When you checked the resistance of the ground(s) - where exactly are you measuring? Did you make the measurements with everything still connected? If you simply measure between the ground of one of the instruments (say, coolant temp) and the vehicle structure, then you are not really measuring just the resistance of that wire, because there are many other parallel paths that exist when everything is connected.
If you think there is a problem with the gauge grounds then you should remove each ground wire (one at a time) and then measure the resistance from the end of the ground wire (where it normally connects to the instruments) to structure. The gauge grounds are likely small gauge wires - on our Audi they are 0.5 square mm (20 AWG) which should have a resistance of about 10 ohms per 1,000 feet. Since your ground wires are likely less than 10 feet long, you should measure something like 100 milli-ohms (0.100 ohms) maximum. If you see higher resistance, then maybe you have a damaged wire or the wire's connection to structure is corroded/damaged.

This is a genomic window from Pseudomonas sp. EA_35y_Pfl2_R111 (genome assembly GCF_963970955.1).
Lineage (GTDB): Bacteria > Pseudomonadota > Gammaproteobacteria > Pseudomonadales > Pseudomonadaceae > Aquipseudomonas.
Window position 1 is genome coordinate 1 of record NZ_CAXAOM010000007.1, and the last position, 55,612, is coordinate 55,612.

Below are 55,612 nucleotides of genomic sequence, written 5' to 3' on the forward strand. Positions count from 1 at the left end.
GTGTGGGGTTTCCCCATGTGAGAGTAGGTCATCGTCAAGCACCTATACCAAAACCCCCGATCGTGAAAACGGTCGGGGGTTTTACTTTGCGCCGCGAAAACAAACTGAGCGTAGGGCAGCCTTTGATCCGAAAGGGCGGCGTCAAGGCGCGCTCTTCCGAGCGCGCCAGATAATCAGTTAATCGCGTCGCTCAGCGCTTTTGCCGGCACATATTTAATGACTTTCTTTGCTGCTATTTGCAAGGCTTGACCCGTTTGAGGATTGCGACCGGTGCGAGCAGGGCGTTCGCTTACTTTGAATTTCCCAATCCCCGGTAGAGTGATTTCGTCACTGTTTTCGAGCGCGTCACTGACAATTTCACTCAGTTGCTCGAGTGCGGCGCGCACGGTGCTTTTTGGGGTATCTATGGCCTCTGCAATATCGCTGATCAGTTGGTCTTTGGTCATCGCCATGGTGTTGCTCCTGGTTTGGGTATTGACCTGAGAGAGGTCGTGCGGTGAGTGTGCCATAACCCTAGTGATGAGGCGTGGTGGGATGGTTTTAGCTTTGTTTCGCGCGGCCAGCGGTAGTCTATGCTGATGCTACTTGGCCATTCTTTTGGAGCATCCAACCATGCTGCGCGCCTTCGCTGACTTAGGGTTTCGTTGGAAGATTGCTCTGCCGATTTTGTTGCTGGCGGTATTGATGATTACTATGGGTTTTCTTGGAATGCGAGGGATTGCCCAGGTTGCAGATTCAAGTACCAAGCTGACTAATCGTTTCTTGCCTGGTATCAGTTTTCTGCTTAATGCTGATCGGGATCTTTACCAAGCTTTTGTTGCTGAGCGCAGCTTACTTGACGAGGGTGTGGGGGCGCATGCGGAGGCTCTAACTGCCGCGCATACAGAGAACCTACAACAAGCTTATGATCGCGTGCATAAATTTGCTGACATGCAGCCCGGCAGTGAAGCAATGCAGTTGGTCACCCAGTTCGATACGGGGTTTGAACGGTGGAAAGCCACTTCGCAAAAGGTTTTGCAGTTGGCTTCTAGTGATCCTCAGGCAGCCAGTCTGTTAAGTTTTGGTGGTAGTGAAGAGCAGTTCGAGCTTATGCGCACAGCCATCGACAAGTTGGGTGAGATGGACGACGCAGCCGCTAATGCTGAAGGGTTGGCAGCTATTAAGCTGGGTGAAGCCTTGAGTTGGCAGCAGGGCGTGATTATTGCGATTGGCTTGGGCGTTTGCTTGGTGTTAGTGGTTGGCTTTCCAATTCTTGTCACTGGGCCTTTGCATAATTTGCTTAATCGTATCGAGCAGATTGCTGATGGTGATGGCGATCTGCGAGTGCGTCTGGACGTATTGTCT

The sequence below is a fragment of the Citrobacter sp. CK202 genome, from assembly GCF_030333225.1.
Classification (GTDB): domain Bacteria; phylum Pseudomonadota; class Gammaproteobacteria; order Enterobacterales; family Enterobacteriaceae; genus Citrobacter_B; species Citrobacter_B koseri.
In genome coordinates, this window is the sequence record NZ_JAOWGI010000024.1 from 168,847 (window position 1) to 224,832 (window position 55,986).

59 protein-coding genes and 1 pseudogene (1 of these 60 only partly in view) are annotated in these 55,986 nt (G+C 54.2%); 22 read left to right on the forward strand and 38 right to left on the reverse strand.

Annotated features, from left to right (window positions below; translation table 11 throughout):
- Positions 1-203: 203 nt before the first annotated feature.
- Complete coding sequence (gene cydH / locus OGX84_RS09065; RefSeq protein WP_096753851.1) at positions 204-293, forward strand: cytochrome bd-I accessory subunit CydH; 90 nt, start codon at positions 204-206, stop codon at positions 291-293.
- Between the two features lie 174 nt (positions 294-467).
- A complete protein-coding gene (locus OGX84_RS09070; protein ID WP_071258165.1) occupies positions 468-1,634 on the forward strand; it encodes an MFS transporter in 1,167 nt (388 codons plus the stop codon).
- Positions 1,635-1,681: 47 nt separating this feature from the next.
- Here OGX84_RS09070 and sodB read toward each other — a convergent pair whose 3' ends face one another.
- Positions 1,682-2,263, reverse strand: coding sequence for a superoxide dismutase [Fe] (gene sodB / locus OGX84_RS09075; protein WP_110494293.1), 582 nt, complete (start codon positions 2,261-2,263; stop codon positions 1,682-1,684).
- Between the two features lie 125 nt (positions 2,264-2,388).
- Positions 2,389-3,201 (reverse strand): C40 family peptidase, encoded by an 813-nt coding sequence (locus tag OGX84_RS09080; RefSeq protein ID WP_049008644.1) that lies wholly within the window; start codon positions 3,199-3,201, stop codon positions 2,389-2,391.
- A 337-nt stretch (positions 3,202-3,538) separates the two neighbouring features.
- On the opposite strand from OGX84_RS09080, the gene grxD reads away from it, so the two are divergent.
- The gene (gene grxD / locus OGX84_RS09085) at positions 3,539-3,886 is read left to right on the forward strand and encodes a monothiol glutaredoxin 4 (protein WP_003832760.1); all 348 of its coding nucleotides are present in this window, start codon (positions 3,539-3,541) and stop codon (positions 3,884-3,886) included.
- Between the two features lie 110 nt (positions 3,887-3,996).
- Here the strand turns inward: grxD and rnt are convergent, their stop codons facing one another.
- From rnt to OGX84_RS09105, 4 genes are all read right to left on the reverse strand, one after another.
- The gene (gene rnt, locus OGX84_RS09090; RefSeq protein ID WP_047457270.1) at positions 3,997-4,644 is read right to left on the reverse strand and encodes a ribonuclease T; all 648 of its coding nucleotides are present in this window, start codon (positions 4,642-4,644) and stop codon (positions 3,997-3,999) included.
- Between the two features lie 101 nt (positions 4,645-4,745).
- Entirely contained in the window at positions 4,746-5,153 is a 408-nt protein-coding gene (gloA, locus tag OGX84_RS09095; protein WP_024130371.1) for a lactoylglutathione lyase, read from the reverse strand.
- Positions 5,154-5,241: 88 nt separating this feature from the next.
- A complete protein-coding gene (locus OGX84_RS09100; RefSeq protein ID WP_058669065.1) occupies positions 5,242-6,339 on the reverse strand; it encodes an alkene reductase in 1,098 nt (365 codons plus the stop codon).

Your coolant temp sender (or the wire connecting it to the gauge) could also be bad. Your sender is likely a thermistor, so the resistance of the sender goes down as temp goes up. If the sender or the signal wire is shorted to structure, then the gauge sees zero ohms and will be pegged high. Try removing the signal wire from the sender, that will look like infinite resistance and the gauge should drop to its lowest value.
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'85 Audi Coupe G(in &) T(onic)